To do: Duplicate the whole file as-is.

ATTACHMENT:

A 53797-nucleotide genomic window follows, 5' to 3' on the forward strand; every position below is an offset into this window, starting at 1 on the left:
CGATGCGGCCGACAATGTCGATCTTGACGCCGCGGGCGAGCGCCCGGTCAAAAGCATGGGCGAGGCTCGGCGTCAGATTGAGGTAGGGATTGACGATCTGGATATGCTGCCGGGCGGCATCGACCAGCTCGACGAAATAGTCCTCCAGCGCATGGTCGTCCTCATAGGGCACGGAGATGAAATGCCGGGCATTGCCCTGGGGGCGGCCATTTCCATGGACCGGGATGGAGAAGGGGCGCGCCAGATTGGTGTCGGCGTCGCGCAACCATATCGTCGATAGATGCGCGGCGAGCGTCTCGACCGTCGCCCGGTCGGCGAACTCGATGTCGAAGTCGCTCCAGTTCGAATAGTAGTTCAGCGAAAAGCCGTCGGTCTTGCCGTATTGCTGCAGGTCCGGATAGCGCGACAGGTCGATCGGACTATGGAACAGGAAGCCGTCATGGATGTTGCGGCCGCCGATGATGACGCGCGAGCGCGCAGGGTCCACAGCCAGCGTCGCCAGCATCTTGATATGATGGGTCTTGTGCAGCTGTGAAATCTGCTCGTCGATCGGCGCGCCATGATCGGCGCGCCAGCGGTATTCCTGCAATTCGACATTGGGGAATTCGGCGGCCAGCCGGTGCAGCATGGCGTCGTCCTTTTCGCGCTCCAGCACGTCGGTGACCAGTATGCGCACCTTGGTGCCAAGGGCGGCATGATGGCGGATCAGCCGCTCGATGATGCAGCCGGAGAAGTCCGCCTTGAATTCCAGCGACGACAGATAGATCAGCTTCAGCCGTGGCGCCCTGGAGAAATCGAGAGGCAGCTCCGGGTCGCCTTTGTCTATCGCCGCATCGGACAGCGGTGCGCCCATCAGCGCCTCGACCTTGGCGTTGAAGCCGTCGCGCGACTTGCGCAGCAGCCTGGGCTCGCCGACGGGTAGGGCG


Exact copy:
A 53797-nucleotide genomic window follows, 5' to 3' on the forward strand; every position below is an offset into this window, starting at 1 on the left:
CGATGCGGCCGACAATGTCGATCTTGACGCCGCGGGCGAGCGCCCGGTCAAAAGCATGGGCGAGGCTCGGCGTCAGATTGAGGTAGGGATTGACGATCTGGATATGCTGCCGGGCGGCATCGACCAGCTCGACGAAATAGTCCTCCAGCGCATGGTCGTCCTCATAGGGCACGGAGATGAAATGCCGGGCATTGCCCTGGGGGCGGCCATTTCCATGGACCGGGATGGAGAAGGGGCGCGCCAGATTGGTGTCGGCGTCGCGCAACCATATCGTCGATAGATGCGCGGCGAGCGTCTCGACCGTCGCCCGGTCGGCGAACTCGATGTCGAAGTCGCTCCAGTTCGAATAGTAGTTCAGCGAAAAGCCGTCGGTCTTGCCGTATTGCTGCAGGTCCGGATAGCGCGACAGGTCGATCGGACTATGGAACAGGAAGCCGTCATGGATGTTGCGGCCGCCGATGATGACGCGCGAGCGCGCAGGGTCCACAGCCAGCGTCGCCAGCATCTTGATATGATGGGTCTTGTGCAGCTGTGAAATCTGCTCGTCGATCGGCGCGCCATGATCGGCGCGCCAGCGGTATTCCTGCAATTCGACATTGGGGAATTCGGCGGCCAGCCGGTGCAGCATGGCGTCGTCCTTTTCGCGCTCCAGCACGTCGGTGACCAGTATGCGCACCTTGGTGCCAAGGGCGGCATGATGGCGGATCAGCCGCTCGATGATGCAGCCGGAGAAGTCCGCCTTGAATTCCAGCGACGACAGATAGATCAGCTTCAGCCGTGGCGCCCTGGAGAAATCGAGAGGCAGCTCCGGGTCGCCTTTGTCTATCGCCGCATCGGACAGCGGTGCGCCCATCAGCGCCTCGACCTTGGCGTTGAAGCCGTCGCGCGACTTGCGCAGCAGCCTGGGCTCGCCGACGGGTAGGGCG